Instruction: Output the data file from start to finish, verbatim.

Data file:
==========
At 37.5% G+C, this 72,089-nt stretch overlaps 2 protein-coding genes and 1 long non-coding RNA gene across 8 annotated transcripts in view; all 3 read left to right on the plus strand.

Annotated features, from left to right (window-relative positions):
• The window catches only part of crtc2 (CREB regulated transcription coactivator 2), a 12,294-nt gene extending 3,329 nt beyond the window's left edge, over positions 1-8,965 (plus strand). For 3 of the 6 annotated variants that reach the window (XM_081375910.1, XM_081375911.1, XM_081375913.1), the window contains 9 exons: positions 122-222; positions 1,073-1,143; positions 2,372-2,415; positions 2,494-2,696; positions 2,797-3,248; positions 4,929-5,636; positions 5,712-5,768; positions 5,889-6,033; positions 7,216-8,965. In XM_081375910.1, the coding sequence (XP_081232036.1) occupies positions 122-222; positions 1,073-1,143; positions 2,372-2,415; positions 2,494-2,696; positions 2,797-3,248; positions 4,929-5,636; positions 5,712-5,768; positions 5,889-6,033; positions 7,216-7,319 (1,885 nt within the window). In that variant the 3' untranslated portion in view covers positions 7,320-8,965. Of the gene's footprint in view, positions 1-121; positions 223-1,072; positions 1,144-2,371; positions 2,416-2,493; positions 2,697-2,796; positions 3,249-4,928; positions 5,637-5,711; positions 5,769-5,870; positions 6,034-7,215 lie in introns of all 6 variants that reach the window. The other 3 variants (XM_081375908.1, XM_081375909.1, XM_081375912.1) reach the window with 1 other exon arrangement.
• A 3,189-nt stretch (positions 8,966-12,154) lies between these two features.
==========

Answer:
At 37.5% G+C, this 72,089-nt stretch overlaps 2 protein-coding genes and 1 long non-coding RNA gene across 8 annotated transcripts in view; all 3 read left to right on the plus strand.

Annotated features, from left to right (window-relative positions):
• The window catches only part of crtc2 (CREB regulated transcription coactivator 2), a 12,294-nt gene extending 3,329 nt beyond the window's left edge, over positions 1-8,965 (plus strand). For 3 of the 6 annotated variants that reach the window (XM_081375910.1, XM_081375911.1, XM_081375913.1), the window contains 9 exons: positions 122-222; positions 1,073-1,143; positions 2,372-2,415; positions 2,494-2,696; positions 2,797-3,248; positions 4,929-5,636; positions 5,712-5,768; positions 5,889-6,033; positions 7,216-8,965. In XM_081375910.1, the coding sequence (XP_081232036.1) occupies positions 122-222; positions 1,073-1,143; positions 2,372-2,415; positions 2,494-2,696; positions 2,797-3,248; positions 4,929-5,636; positions 5,712-5,768; positions 5,889-6,033; positions 7,216-7,319 (1,885 nt within the window). In that variant the 3' untranslated portion in view covers positions 7,320-8,965. Of the gene's footprint in view, positions 1-121; positions 223-1,072; positions 1,144-2,371; positions 2,416-2,493; positions 2,697-2,796; positions 3,249-4,928; positions 5,637-5,711; positions 5,769-5,870; positions 6,034-7,215 lie in introns of all 6 variants that reach the window. The other 3 variants (XM_081375908.1, XM_081375909.1, XM_081375912.1) reach the window with 1 other exon arrangement.
• A 3,189-nt stretch (positions 8,966-12,154) lies between these two features.